Unknown Flowering Shrub.

6-13-11 SHORT HILLS: We’re back in seasonally comfortably weather with a nightly sprinkle, delivering 0.65 inches over the last three nights.

More weeding and pruning has been on the menu, and I have had a full portion, but, of course, many remain.

New blooms: sweetspire, unknown shrub, with small white flowers [see below].

Pretty Berry gets berries the same vivid purple color that seem to be plastic.

Campanula, a resilient, reliable perennial.

This unknown shrub wants a name, anyone? It grows here in NJ [Zone 6], in shade and is about 8 feet tall. It is deciduous with oval, pointed leaves with a toothed margin and a small, white, minimally fragrant flower, blooming now. The bark is smooth, greenish gray with lighter, horizontal stipules.

A closer look at the leaves and flowers.

The leaves and flowers from below.

Friday, June 10, 2011

Not So Hot.

6-10-11 SHORT HILLS: Well, I guess somebody knows roses. Yes, that is a David Austen rose called Crocus Rose [Ausquest].

Yesterday we were somewheres in the 100° neighborhood and had a T-storm in the evening with lots of drama, but only 0.25 inches of rain. This morning there was also a rain of sticks blown out of trees, mostly ash trees. The dogs were quite unhappy with the L&T. Today was only in the mid-eighties, but sticky.

Yesterday I weeded again, in the morning, as I did today. After hauling a load of weed debris to the dump and bring back more compost for mulching shrubs, I spread Ironite, a mineral supplement, on shrubs and pachysandra that were yellowish. The Ironite is supposed to green them up—we’ll see.

New blooms: pretty berry.

Gray Catbird, Dumetella carolinensis, has great songs, inventive, imitative and rarely repetitive.

Foxglove is hard to keep rolling along from season to season. One year they're all over, the next year-none.

Wednesday, June 08, 2011

Hot, Hot, Hot.

6-8-11 SHORT HILLS: Now it’s summery again, today is in the mid-nineties and tomorrow may get to 100°. Today I weeded in the morning for an hour or so and was soaked. You can break a sweat outside by snapping your fingers. The wet spring and hot summer weather, even if it’s not officially summer, has the weeds flourishing, as well as the desired plants, but the weeds seem so much hardier and aggressive.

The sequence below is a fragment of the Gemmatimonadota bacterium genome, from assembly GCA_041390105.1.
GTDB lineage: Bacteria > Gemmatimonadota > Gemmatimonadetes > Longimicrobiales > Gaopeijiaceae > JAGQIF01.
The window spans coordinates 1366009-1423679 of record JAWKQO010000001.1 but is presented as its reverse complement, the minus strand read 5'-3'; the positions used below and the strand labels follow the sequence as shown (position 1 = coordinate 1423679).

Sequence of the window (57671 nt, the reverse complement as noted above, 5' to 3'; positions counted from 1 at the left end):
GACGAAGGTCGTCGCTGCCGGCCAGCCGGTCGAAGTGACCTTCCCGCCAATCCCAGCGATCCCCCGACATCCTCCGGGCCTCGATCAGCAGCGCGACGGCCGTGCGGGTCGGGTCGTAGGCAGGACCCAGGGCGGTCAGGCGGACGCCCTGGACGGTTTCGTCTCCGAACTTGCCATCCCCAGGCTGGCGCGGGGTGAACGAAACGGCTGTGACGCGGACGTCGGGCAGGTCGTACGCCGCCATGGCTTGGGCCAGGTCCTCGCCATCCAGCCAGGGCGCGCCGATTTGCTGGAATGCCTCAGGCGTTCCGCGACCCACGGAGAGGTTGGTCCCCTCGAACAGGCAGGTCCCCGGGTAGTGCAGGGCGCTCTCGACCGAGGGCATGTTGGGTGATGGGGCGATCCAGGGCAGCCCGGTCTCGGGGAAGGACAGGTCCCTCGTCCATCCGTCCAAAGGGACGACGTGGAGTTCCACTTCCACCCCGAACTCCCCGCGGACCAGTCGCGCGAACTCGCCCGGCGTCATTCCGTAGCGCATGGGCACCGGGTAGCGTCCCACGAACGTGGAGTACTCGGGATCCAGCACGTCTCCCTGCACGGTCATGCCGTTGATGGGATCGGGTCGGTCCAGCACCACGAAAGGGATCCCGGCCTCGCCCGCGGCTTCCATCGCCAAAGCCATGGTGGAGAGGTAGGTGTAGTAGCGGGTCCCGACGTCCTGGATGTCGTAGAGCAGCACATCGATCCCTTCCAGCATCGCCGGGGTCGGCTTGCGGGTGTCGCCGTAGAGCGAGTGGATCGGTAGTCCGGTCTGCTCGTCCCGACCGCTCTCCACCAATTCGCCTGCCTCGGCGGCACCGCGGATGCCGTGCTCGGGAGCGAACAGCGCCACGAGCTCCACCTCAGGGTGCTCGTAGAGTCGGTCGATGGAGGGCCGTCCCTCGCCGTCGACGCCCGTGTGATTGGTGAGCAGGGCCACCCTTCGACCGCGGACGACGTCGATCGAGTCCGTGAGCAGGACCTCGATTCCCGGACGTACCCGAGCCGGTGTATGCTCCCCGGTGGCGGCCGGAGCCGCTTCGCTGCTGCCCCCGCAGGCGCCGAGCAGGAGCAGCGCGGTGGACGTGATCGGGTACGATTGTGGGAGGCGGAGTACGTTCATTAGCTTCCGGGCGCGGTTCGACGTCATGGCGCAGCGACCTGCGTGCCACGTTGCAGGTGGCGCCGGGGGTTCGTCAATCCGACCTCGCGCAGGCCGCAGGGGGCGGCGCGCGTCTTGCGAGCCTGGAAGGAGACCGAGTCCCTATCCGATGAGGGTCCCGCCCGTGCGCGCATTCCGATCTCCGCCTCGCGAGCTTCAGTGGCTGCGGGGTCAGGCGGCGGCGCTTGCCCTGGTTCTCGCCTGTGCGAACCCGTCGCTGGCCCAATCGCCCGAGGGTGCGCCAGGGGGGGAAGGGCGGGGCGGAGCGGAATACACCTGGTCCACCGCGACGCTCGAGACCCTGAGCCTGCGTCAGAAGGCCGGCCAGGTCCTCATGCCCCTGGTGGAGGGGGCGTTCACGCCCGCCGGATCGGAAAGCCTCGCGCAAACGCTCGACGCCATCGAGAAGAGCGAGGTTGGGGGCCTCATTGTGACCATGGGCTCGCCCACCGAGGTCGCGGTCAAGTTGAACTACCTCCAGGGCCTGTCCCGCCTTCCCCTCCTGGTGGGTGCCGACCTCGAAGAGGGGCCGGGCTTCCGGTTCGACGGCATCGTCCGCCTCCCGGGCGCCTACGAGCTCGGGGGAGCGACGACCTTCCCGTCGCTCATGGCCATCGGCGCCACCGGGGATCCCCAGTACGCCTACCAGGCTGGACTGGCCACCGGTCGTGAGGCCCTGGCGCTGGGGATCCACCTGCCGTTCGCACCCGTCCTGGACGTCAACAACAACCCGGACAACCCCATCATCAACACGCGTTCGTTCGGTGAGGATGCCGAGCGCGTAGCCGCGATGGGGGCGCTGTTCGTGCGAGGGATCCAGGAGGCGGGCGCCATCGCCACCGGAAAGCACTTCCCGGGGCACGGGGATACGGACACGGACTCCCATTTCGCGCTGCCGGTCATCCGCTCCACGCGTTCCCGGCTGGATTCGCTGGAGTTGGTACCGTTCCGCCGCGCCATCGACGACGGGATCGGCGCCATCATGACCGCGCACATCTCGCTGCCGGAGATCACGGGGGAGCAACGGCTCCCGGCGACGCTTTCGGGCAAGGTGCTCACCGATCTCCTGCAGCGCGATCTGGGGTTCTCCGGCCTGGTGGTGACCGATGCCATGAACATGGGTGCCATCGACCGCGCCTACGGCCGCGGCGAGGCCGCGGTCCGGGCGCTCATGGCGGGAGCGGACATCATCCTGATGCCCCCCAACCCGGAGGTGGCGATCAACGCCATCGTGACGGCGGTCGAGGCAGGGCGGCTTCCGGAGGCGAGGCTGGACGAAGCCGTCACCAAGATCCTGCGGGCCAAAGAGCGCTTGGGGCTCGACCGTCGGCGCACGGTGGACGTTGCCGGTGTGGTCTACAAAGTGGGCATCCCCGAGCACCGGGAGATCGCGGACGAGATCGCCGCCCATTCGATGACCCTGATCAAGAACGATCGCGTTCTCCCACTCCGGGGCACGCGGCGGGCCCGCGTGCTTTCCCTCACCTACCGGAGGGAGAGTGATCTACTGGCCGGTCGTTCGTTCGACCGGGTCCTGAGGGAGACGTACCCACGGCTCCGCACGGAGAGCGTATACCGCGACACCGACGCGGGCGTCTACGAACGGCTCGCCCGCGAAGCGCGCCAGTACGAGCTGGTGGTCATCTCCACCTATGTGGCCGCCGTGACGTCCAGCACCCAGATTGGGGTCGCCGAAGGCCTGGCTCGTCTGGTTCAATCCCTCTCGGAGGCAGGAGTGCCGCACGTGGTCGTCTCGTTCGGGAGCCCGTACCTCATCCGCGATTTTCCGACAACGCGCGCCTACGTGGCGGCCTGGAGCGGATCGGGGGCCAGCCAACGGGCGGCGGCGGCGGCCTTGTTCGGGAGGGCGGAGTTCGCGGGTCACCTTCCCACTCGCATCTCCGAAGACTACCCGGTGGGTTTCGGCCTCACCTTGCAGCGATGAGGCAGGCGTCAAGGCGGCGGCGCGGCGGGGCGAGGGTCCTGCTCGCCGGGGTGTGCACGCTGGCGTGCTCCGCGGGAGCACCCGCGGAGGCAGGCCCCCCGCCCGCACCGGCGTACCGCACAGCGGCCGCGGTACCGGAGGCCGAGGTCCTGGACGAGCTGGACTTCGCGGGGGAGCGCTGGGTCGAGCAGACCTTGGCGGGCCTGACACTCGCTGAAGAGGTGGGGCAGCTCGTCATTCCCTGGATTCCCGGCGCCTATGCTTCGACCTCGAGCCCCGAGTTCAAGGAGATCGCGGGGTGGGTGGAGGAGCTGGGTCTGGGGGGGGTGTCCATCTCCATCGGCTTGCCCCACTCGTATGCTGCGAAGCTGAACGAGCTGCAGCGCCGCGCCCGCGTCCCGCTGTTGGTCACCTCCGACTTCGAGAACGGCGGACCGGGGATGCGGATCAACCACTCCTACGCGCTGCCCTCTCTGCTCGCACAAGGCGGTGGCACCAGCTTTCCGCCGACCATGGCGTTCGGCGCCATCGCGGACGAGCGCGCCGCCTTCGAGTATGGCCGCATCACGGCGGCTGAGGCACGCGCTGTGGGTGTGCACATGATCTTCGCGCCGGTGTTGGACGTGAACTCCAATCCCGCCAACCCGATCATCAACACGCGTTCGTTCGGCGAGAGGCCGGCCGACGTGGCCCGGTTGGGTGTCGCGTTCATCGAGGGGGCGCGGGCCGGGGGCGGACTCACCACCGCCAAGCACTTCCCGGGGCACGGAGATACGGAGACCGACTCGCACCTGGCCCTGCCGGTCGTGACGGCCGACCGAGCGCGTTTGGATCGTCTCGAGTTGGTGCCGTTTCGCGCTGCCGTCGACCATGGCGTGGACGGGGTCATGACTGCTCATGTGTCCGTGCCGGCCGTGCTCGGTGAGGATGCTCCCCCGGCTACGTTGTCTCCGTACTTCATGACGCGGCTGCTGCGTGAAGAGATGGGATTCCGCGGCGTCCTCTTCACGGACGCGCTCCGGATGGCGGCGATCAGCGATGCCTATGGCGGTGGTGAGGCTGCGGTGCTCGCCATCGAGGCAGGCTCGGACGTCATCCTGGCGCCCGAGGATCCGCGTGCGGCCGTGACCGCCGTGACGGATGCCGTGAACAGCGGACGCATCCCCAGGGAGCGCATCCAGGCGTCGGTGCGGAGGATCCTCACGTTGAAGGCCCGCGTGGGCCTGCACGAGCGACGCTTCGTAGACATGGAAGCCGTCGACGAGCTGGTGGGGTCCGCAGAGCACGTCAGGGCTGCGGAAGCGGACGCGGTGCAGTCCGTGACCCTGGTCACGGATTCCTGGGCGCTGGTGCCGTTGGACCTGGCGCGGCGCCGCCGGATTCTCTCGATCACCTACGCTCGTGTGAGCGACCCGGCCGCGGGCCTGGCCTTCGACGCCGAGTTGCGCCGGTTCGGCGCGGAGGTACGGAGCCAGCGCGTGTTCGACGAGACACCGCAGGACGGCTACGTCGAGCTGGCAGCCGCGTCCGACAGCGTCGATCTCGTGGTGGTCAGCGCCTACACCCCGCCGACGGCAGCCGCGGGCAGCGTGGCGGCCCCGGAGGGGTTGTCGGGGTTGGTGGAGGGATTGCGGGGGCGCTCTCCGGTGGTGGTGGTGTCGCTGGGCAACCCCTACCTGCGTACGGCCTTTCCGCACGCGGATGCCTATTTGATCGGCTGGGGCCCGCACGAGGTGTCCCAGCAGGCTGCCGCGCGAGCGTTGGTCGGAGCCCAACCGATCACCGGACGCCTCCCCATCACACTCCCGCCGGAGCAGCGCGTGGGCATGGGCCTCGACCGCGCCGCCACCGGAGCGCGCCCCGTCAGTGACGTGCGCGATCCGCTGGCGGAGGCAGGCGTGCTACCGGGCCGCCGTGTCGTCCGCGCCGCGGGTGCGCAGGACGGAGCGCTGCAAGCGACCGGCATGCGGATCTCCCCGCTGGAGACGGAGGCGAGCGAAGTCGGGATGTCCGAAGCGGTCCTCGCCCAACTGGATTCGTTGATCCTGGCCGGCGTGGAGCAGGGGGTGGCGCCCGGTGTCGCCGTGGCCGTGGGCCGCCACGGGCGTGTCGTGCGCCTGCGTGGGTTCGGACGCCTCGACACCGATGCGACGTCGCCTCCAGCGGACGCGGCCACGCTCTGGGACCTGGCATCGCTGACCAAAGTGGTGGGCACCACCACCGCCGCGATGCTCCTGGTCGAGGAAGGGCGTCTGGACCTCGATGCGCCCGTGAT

The last few days have been more weeding and pruning and dump runs with the debris piles.

I have also weeded the ads from the blog, too distracting and not worth it. In the months they have been running, I have pulled down a cool $2.23.

New blooms: mountain laurel.

Elderberry, Sambucus nigra, gets blue-black berries. The berries, cooked, are used in jams, wine, pies, but are toxic uncooked.

Sunday, June 05, 2011

Game of Thorns.

6-5-11 SHORT HILLS: I hate pruning barberries and roses. I always get thorned in the thumb or elsewhere, the stickers find a way to get through gloves, or they get you during clean up of the cuttings, or both. That’s a hint to what I did today, pruned and weeded, weeded and pruned.

In the past few days I moved some iris from a dark spot to a sunnier one, but mostly pruned and weeded and cleaned up.

The hot weather is gone, for now, and it’s been cool, overcast and very windy until today.

New blooms: elderberry, white rhododendron, asian holly, hibiscus [an indoor plant on summer vacation on the patio].

I love the peach color of the buds and central petals. On this bush, they fade to white, and some of the flowers have a pinkish tinge.

Wednesday, June 01, 2011

Sudden Summer.

6-1-11 SHORT HILLS: I had an easy trip down today, Judy came down yesterday. It has been in the ninties here, another sudden summer, and things look dry. A week ago, when I left here, things were soggy, and even though there’s 1.1 inches of rain in the gauge, things are now parched. After I got unloaded, I watered and turned on the sprinkler system. Water requirements are so much higher when it’s hot. The hot spell has brought lots of stuff from unbloomed to open.

New blooms: before I left Vermont, centaurea, bachelor button and many other common names, had opened. In NJ—hydrangea, mock orange, english holly, spirea-pink and white, more viburnum, privet, siberian iris, more roses, white lamium, peony and tree peony.

Tree Peony. Now that's a flower.